Brand, band or scam? Explaining the Bored Apes Yacht Club
The NFT collective takes advantage of web3’s rising popularity to create a universe around their characters. Welcome to the planet of the apes.
Cartoon apes were seen plastered all over the internet this month, and if you were wondering why, you might have missed out on the launch of the latest NFT craze: the Bored Ape Yacht Club (BAYC). In light of a very successful weeklong Ape Fest 2021 in New York City, and key players in music scrambling to collect a roster of characters, we may be looking the birth of web3’s first true superstars.
Some may be scratching their heads at what BAYC actually entails, and that’s fair. Bored Ape Yacht Club is a lifestyle brand with a very premium membership, event organisers, and possibly even mobile game developers.
To put it shortly, it’s a collection of 10,000 NFT apes, with four apes representing the four founders of the BAYC: Gargamel, Gordon Goner, Emperor Tomato Ketchup and No Sass. Anyone is of course welcome to be a fan, but why just be a fan when you can ‘be’ an ape by holding one of the 10,000 characters in your crypto wallet?
Holding one of the apes lets you into the act’s true metaverse – a member’s only experience that includes the usage rights to your ape, exclusive merchandise available only to apes, a say in where funds will go, and more membership perks to come as the group expands its IP into new projects, which includes a mobile game in the works.
And as you would expect, plans are already in place for these avatars to be used in music. NME reports Universal Music have signed a deal to create a band using BAYC characters called Kingship, and Timbaland has signed on to produce his own BAYC music act with a new company called Ape-In Productions.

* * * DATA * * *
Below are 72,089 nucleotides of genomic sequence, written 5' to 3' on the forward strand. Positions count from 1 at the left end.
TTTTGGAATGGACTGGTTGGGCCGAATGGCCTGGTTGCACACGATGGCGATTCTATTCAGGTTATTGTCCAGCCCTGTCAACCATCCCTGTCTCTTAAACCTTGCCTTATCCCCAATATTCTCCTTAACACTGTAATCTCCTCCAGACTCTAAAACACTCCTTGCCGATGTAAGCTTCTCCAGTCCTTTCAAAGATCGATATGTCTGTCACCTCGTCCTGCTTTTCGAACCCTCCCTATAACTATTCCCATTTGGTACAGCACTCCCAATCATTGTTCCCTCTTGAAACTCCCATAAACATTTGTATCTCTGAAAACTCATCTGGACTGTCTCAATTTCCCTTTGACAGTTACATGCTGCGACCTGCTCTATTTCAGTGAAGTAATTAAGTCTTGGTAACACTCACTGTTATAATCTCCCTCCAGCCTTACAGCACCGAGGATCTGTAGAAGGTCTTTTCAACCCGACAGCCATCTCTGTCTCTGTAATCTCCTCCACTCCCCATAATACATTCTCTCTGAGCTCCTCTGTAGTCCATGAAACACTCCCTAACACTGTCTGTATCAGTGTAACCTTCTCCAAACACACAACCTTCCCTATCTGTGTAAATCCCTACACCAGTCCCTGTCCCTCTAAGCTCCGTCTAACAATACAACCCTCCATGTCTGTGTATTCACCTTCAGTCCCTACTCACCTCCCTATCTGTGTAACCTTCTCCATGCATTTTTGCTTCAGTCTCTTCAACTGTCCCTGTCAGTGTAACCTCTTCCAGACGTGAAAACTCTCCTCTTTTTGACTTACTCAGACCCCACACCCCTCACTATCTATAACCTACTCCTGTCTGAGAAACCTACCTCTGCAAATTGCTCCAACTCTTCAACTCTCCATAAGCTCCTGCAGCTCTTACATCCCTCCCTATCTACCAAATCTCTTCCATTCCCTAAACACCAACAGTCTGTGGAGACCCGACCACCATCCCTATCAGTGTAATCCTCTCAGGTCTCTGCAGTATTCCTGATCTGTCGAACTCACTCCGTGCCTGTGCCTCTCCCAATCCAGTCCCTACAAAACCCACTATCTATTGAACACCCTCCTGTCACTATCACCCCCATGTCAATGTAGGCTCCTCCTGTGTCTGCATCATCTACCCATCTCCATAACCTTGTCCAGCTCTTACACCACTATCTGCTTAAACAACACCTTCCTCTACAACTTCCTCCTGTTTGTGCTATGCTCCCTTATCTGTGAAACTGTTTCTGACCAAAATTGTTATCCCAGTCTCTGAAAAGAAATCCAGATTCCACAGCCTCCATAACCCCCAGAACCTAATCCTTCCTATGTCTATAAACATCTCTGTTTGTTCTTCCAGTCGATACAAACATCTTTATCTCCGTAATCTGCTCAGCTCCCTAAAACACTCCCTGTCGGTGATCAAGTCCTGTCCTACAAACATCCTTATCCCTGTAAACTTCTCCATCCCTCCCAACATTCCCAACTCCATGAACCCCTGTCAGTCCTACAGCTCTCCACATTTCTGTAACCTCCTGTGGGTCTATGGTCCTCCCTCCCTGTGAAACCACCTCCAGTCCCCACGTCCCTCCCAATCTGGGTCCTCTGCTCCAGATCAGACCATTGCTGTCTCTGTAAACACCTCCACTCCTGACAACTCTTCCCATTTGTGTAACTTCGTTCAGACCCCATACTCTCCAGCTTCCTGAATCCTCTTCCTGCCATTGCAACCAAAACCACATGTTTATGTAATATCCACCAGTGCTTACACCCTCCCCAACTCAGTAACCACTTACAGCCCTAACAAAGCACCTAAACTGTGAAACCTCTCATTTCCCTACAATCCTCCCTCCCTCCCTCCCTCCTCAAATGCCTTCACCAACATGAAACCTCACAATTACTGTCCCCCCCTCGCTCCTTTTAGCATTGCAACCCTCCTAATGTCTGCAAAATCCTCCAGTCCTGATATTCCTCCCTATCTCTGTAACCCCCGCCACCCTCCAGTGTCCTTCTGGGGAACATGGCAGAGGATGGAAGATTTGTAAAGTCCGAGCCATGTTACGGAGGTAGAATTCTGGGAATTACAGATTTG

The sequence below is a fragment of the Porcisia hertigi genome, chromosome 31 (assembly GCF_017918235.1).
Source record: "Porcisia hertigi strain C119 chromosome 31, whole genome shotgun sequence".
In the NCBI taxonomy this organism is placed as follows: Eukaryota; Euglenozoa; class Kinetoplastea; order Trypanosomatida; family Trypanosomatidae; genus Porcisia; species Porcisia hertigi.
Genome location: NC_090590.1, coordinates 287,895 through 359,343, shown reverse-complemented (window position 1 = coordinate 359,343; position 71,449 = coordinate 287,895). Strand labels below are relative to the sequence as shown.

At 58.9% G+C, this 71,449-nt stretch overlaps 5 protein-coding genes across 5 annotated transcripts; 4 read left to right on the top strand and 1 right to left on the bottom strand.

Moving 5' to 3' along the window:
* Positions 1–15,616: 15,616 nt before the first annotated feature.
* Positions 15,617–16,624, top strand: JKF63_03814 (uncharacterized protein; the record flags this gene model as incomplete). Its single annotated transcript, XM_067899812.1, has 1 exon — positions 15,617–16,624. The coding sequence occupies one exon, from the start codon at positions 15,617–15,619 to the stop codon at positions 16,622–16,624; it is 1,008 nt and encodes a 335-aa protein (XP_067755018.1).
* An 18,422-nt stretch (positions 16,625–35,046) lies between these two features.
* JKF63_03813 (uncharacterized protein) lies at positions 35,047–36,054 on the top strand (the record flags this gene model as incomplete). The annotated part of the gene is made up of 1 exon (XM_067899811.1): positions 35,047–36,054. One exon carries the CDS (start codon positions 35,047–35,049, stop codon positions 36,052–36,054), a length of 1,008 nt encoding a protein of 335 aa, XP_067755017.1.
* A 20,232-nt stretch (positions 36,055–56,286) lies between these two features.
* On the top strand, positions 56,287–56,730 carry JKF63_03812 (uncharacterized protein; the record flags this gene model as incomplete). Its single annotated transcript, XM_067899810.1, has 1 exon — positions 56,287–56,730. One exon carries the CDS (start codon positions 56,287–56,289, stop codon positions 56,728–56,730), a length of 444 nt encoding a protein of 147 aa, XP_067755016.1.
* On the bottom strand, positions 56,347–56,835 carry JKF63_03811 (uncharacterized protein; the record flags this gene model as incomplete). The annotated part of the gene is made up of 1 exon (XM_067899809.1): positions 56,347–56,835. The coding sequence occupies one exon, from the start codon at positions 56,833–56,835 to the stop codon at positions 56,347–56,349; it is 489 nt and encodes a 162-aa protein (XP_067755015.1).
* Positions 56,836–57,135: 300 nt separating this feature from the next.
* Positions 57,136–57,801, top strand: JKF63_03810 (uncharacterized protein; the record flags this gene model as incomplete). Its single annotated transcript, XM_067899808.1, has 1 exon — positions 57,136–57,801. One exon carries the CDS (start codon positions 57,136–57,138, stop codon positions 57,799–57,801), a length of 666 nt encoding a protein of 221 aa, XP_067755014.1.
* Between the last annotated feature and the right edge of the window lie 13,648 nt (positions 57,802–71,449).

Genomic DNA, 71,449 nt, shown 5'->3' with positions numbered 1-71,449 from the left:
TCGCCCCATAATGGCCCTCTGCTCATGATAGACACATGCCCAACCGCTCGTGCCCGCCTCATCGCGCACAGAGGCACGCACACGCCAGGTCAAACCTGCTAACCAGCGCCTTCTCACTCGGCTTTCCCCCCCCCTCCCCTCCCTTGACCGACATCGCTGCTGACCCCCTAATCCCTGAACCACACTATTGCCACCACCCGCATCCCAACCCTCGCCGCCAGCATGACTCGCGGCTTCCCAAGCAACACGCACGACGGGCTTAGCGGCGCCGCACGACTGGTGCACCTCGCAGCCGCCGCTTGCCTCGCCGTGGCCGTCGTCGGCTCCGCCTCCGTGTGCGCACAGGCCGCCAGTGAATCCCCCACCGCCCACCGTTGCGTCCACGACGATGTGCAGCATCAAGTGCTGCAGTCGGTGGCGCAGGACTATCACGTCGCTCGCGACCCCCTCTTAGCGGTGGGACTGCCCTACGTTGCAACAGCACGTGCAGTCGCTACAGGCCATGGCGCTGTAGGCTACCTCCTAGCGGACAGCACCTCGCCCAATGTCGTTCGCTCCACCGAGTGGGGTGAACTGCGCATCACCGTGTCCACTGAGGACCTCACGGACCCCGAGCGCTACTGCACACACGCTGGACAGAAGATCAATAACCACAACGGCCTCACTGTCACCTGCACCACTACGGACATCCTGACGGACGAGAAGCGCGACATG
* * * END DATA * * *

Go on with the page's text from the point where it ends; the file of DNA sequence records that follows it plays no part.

Owning an ape could also be seen as a status symbol as well as an investment, and stars like NBA player Stephen Curry, talk show host Jimmy Fallon, and rapper Post Malone all own apes. There are levels of rarity as well, revolving around the seven traits an ape can have. Some traits are rarer than others, and as expected, apes with rarer traits go for more.
That’s not to say it’s all sunshine and rainbows, as the apes have been criticised as being similar to a multi-level marketing scheme. President of the non-profit Pyramid Scheme Alert, Robert FitzPatrick, told Input Mag that there are some similarities between the apes and pyramid schemes in that both feature “narrative lore and mystery that helps people believe”, and in that the apes have value “only if someone else will buy behind you”.
BAYC x MAYC Mobile Game Competition – a 10-day member's only event.
Soon. ☠️🦍⛵️ pic.twitter.com/ggfn7whcIi
— Bored Ape Yacht Club (@BoredApeYC) November 16, 2021
That said, College of New Jersey marketing professor William Keep told the magazine that the apes do not use the recruitment structure of an MLM – which aims to infinitely keep adding members in order to support the pyramid – but merely utilise the retention structure, such as “love bombing” new recruits so they feel welcomed to the cause.
The BAYC doesn’t look like they’re going anywhere soon, and are perhaps a look into where the music industry as a whole may go as web3 permeates more of our entertainment and media consumption experiences.